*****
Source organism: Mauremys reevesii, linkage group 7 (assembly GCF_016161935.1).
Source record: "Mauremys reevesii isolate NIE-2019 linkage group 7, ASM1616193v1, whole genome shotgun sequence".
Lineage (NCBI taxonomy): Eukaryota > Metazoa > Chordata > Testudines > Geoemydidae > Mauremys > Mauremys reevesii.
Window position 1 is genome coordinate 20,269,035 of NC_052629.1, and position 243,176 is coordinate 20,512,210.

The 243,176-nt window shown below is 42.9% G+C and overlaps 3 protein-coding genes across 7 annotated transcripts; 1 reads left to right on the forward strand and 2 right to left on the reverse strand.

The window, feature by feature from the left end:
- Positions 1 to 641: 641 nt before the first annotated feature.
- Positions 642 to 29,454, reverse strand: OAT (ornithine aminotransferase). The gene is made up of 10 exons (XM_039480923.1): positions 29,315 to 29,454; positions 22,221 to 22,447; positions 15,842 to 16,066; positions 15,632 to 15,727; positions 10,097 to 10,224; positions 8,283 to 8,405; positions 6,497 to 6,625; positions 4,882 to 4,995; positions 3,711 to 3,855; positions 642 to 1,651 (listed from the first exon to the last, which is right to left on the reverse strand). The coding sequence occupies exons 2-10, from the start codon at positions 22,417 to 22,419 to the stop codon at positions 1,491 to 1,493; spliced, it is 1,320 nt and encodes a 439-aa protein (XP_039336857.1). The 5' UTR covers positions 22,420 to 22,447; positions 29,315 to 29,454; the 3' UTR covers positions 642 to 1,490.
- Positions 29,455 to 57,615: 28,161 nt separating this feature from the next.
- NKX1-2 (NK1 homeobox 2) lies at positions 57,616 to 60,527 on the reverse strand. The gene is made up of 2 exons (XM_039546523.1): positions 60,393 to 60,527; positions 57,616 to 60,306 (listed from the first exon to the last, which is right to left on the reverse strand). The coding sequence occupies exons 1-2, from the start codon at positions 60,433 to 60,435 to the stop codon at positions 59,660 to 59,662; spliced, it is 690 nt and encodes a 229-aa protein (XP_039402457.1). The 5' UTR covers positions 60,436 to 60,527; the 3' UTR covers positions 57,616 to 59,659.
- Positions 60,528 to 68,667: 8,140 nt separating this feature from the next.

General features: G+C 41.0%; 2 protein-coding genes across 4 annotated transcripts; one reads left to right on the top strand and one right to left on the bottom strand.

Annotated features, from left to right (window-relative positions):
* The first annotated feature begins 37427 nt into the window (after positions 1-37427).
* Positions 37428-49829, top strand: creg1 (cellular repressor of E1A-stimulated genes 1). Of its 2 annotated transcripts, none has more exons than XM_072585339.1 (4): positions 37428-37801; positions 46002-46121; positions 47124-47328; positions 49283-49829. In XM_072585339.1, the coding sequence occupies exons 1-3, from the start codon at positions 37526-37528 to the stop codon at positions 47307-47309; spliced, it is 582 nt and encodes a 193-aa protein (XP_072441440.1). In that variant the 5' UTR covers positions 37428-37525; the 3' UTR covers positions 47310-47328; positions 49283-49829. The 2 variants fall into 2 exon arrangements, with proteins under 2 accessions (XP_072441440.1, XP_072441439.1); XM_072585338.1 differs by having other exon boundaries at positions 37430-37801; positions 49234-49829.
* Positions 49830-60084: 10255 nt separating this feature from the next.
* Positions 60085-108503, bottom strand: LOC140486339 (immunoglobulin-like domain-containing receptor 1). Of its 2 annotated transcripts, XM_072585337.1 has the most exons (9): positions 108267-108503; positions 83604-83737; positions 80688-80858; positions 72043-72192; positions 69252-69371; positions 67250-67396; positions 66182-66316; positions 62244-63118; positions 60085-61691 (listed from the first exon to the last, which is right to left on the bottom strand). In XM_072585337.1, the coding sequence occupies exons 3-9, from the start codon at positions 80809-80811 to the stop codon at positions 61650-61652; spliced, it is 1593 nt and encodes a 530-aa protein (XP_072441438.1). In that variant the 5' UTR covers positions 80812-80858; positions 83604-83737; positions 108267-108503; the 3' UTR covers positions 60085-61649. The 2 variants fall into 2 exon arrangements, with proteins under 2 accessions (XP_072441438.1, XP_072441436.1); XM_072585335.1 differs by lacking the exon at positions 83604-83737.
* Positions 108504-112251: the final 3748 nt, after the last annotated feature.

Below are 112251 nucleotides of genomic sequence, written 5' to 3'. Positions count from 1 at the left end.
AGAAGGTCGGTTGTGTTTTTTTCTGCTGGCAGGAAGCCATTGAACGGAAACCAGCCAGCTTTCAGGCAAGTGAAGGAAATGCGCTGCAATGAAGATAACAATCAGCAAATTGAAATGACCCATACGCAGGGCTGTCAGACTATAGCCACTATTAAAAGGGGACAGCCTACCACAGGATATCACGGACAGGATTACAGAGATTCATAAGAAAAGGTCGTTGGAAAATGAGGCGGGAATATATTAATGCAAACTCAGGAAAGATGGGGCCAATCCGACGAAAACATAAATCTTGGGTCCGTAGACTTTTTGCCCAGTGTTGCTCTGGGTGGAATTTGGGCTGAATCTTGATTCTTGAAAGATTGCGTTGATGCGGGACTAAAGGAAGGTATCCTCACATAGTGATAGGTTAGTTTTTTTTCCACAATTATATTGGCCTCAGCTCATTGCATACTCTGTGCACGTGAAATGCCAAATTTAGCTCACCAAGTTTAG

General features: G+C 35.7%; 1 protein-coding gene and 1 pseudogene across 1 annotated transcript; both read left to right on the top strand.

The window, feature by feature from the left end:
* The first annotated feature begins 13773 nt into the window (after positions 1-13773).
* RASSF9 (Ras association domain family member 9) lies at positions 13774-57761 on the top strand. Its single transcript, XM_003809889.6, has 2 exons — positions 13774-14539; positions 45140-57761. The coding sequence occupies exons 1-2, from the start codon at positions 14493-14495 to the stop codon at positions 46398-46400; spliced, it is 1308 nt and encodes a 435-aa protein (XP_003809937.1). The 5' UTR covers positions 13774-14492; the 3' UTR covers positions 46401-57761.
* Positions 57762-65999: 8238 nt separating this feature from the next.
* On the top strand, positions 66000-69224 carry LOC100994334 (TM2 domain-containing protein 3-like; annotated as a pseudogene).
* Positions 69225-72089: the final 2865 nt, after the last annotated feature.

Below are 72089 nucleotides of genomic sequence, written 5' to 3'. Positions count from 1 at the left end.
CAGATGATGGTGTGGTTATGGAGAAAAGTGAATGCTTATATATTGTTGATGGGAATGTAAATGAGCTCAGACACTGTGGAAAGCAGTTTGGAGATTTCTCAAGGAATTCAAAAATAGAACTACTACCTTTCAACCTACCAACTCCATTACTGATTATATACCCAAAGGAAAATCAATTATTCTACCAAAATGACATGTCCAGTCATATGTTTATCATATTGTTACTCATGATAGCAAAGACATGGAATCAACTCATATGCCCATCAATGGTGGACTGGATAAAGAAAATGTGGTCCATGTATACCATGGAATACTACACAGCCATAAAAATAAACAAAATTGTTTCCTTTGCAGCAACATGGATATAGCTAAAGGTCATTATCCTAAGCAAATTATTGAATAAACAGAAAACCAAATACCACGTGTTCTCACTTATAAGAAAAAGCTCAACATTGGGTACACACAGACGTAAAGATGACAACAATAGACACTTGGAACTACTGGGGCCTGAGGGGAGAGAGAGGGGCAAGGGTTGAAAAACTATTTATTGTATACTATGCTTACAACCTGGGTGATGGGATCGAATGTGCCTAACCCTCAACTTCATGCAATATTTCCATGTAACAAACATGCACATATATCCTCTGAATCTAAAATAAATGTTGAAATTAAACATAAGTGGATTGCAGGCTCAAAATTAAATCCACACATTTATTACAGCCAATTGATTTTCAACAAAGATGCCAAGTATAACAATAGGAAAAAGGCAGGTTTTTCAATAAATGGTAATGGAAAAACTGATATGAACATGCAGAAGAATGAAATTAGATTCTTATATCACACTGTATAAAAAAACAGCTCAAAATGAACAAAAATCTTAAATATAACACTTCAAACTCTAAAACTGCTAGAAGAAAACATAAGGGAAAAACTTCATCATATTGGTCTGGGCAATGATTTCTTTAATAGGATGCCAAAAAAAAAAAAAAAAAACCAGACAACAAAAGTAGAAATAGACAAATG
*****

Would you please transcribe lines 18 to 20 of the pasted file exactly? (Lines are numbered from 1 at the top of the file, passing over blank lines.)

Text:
* Positions 108504-112251: the final 3748 nt, after the last annotated feature.

Below are 112251 nucleotides of genomic sequence, written 5' to 3'. Positions count from 1 at the left end.
AGAAGGTCGGTTGTGTTTTTTTCTGCTGGCAGGAAGCCATTGAACGGAAACCAGCCAGCTTTCAGGCAAGTGAAGGAAATGCGCTGCAATGAAGATAACAATCAGCAAATTGAAATGACCCATACGCAGGGCTGTCAGACTATAGCCACTATTAAAAGGGGACAGCCTACCACAGGATATCACGGACAGGATTACAGAGATTCATAAGAAAAGGTCGTTGGAAAATGAGGCGGGAATATATTAATGCAAACTCAGGAAAGATGGGGCCAATCCGACGAAAACATAAATCTTGGGTCCGTAGACTTTTTGCCCAGTGTTGCTCTGGGTGGAATTTGGGCTGAATCTTGATTCTTGAAAGATTGCGTTGATGCGGGACTAAAGGAAGGTATCCTCACATAGTGATAGGTTAGTTTTTTTTCCACAATTATATTGGCCTCAGCTCATTGCATACTCTGTGCACGTGAAATGCCAAATTTAGCTCACCAAGTTTAG